Duroville is a culmination of a long history of systemic trailer park exclusion, discrimination and abuse that have precipitated since the trailer park heyday of the World War II Era. However, Duroville is just one of many cases illustrating the affordable housing crisis in California. Thousands of people live in severely substandard housing in California where the waiting list for affordable housing contains thousands of people.

In the current context, local governments lack political and financial capacity to address the affordable housing crisis, and therefore continue institutional efforts to zone or regulate low-income trailers out of sight or existence. While redevelopment agencies are being shattered and counties are unlikely to cough up millions of dollars to relocate the residents in the near future, life in low-income trailer parks goes on as usual. As humble as home can be in the trailer park or illegal trailer community, most residents prefer self-sufficiency to dependency. Moreover, there is great deal of pride involved in achieving “homeownership” status, stability associated with real estate ownership and benefits with raising a family in a close-knit community. As the Duroville community clearly demonstrated, trailer parks can achieve an incredible unity and coherence at beating the odds of survival in the worst of conditions and represent a dynamic vernacular environment worth of the American Dream.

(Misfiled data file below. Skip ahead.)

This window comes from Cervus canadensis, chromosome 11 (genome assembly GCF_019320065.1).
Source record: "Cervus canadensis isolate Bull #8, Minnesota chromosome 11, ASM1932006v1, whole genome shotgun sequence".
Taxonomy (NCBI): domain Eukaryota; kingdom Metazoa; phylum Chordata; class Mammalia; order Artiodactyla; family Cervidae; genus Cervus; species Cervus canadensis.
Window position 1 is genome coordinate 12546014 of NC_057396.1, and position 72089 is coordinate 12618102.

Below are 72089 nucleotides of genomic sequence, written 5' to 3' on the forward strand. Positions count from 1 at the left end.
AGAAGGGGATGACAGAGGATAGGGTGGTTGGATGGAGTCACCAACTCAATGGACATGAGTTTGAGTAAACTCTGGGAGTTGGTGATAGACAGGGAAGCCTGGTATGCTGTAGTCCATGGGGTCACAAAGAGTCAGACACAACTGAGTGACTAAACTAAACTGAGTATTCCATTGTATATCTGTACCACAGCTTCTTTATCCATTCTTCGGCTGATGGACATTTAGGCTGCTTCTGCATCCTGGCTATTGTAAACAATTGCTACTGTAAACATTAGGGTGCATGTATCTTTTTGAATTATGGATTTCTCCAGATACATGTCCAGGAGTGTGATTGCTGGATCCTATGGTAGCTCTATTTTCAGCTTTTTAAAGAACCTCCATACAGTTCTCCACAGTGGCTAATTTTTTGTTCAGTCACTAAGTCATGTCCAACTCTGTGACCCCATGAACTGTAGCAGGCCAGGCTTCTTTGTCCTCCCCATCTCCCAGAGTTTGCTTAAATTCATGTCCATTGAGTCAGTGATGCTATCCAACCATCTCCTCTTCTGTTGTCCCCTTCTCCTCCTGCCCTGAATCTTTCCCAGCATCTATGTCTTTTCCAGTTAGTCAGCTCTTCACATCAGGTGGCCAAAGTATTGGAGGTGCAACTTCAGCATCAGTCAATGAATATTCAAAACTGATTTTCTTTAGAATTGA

Many Americans, by choice or out of necessity, live in trailers permanently and at odds with the current regulations and social ideals. Society’s refusal to reevaluate the housing needs of the poor contribute to the shortage of affordable housing. In my research and this blog post, I hope to bring awareness to the little-known community life that has been burgeoning in trailer parks and elucidate the evidence that trailers remain the last resort of affordable housing for low-income populations.

Tomas Janusas is a senior in Urban Studies in the college of Environmental Design at UC Berkeley. Born and raised in Vilnius, Lithuania, he now lives in San Francisco. He is a curious fellow in everything urban, and especially fascinated by beautifully perverse American urbanism. You can find him at